Pizza is one of those simple foods I get a lot of pleasure from making. There’s something very satisfying about baking your own bread from scratch. I’ll tentatively bring the ingredients together, looking like a big doughy mess, but then all fears subside after some kneading, when I produce a lovely ball of springy dough from nothing other than flour, yeast and honey. It’s something that never fails to excite me every time I do it.
Baking bread is a source. When you want to slow things down, go bake some bread. You might be covered head to toe in flour and your kitchen might look like a bomb site (or maybe that’s just me?), but it’s worth it.
The first time I made my own bread I tried mixing the flour and water directly on the work surface by making a well in the middle of the flour, just like the pros, but of course the water broke through the flour and it went everywhere. I learnt very quickly to mix the ingredients in a bowl first, then turn the dough out onto a floured surface and then you can knead.
Once you learn how to make your own pizza you’ll never go back. I love it on a Saturday evening for dinner with a green salad on the side and a bottle of red wine.
You might not have your own stone baking oven, but if you make your own dough and crank the oven up as hot as it will go, you’ll produce a very good pizza. I use a metal pizza tray with holes in the bottom which I find really handy.
Some basic bread recipes use sugar but I like to use clear honey, it seems to give a better result compared to refined white sugar.
Where you go with toppings is entirely up to you, there are no limitations. For me personally I think the less ingredients you have on a pizza the better. There’s nothing worse than a pizza with too many toppings. One of my all time favourite pizza toppings has to be one of the simplest – homemade tomato sauce, topped with parmesan, lots of finely chopped garlic, wilted spinach and finished off with a sprinkling of dried chilli flakes.
1 onion finely chopped
1 clove of garlic finely chopped
1tbsp of tomato puree
2 tins of chopped tomatoes
1tsp of sugar
A glass of water
Salt and pepper
3 x 7g packets of dried yeast
625ml / 1 pint of tepid water
500g strong bread flour
500g plain flour
Extra flour for dusting
For the tomato sauce heat some olive oil in a pan over a medium heat and sweat down the onion and garlic for about five minutes. Then add the tomato puree and cook this out for a couple of minutes. Now add the tins of chopped tomatoes and the sugar. Allow the tomatoes to cook down over a low heat for about 15 minutes and add some water as needed to make sure the sauce isn’t too thick. Season to taste.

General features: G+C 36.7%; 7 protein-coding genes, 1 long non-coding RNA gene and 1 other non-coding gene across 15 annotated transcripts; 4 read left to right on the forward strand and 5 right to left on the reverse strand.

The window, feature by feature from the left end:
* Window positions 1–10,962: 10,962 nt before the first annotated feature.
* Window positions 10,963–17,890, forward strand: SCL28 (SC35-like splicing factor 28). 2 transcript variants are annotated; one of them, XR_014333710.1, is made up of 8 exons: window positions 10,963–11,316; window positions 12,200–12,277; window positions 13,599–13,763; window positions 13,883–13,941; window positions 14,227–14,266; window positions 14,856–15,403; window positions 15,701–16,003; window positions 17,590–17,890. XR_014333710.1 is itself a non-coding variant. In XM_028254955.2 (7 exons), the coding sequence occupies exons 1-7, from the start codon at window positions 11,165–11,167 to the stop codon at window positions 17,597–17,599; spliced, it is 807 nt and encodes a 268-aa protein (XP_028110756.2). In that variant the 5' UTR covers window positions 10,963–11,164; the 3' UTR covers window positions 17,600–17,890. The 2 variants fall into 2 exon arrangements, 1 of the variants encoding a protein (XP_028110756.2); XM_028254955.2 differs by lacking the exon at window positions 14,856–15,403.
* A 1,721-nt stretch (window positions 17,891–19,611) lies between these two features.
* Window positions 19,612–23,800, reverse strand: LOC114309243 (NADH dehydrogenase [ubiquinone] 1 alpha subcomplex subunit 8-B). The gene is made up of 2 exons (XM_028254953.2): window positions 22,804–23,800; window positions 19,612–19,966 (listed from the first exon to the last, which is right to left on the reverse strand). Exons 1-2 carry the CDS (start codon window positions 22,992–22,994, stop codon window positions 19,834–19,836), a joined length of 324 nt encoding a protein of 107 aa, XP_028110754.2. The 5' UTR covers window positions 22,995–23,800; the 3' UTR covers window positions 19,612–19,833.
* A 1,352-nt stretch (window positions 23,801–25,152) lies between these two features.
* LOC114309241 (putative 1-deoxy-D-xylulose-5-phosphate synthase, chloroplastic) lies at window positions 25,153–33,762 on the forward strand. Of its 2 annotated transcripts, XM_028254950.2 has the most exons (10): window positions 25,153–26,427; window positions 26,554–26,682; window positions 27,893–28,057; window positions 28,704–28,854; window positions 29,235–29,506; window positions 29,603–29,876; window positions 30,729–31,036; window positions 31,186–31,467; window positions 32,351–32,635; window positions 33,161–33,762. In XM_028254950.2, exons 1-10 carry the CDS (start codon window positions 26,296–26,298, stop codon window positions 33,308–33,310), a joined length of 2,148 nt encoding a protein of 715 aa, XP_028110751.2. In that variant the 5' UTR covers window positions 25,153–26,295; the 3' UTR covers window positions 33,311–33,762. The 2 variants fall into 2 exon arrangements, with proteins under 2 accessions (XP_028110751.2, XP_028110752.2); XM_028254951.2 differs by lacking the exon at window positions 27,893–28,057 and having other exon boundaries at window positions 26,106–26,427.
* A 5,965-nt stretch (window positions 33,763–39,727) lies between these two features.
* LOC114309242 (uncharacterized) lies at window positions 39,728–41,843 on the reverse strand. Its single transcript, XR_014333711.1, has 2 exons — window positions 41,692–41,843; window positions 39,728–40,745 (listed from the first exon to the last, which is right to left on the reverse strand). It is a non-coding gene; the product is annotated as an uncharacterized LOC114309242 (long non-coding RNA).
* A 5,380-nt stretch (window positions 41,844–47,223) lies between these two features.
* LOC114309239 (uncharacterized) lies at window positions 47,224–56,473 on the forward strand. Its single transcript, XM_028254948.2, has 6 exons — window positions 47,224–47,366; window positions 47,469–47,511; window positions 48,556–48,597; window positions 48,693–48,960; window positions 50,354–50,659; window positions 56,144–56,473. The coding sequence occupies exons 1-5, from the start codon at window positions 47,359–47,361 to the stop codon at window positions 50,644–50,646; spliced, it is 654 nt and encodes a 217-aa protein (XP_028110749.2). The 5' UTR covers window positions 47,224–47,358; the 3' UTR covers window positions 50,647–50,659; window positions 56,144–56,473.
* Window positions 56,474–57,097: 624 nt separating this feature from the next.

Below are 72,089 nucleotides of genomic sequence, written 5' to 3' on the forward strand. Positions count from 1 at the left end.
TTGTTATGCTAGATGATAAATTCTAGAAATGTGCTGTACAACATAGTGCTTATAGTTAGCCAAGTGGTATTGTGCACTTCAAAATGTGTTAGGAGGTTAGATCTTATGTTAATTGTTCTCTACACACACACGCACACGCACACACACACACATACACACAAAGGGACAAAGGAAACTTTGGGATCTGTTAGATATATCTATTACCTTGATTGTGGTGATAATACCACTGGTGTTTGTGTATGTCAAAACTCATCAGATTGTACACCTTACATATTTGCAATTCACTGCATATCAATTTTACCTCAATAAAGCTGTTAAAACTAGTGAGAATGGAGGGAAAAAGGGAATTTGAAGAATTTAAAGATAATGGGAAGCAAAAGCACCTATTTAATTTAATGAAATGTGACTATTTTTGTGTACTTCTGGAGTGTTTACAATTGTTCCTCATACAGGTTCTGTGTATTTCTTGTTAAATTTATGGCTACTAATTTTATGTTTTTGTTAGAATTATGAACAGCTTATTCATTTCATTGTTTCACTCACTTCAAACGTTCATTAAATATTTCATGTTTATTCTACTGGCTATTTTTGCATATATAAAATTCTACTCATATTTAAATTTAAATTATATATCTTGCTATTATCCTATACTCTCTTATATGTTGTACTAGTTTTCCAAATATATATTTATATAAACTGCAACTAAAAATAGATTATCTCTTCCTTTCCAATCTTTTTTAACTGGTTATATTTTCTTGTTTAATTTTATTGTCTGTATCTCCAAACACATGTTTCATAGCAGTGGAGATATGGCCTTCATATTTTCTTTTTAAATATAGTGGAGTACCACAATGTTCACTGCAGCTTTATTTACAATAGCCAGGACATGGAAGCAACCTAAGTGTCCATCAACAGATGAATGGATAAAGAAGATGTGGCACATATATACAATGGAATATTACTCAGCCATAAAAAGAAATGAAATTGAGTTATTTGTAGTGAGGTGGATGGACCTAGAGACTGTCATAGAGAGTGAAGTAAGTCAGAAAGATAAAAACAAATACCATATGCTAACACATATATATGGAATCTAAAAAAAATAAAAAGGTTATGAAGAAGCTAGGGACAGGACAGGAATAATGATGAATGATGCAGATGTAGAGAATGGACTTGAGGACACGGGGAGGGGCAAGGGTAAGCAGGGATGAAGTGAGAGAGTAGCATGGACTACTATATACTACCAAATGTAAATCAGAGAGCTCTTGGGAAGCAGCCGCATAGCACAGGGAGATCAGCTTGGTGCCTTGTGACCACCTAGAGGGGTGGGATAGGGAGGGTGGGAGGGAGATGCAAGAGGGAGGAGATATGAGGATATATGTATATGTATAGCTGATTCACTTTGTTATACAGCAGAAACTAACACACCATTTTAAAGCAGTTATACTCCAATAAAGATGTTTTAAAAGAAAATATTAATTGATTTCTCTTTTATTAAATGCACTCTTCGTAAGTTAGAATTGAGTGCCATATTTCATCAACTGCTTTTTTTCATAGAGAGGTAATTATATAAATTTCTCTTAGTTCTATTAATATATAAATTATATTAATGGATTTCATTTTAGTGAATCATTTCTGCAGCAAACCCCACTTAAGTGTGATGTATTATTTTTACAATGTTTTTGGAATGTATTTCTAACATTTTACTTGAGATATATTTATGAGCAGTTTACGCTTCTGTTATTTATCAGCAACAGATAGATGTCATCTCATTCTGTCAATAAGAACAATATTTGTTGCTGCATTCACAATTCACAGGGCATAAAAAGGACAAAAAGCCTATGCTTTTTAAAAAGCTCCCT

To make the pizza dough, first of all dissolve the yeast and honey in half the tepid water.
In a large bowl, mix the two flours together with the salt and make a well in the centre. Pour in the dissolved yeast mixture. With four fingers of one hand, make circular movements from the centre, moving outwards and slowly bring together the flour and yeast mixture, until all the yeast mix is soaked up. Then pour in the rest of the tepid water and incorporate all the flour to make a moist dough. Turn the dough out onto a well floured surface.
Now you get to knead. Just roll, push and fold the dough over for about five minutes.
Flour both your hands well, and lightly flour the top of dough. Make it into a round, and place back into the mixing bowl. Score the dough deeply with a sharp knife, which will allow the dough to relax as it proves. Cover the dough with cling film and leave beside a warm oven to prove until the dough has doubled in size. This should take about an hour.
When the dough has doubled in size, give it another knead for a couple of minutes. Make into a round and divide into four small rounds of dough. This recipe will give you four pizza bases.
Take one portion of the dough and roll out into a rough circle. I use a metal pizza tray. Lay the pizza base onto the pizza tray and you’re ready to build your pizza.
The pizza should be ready in about 10 to 12 minutes as long as your oven is preheated to its maximum temperature.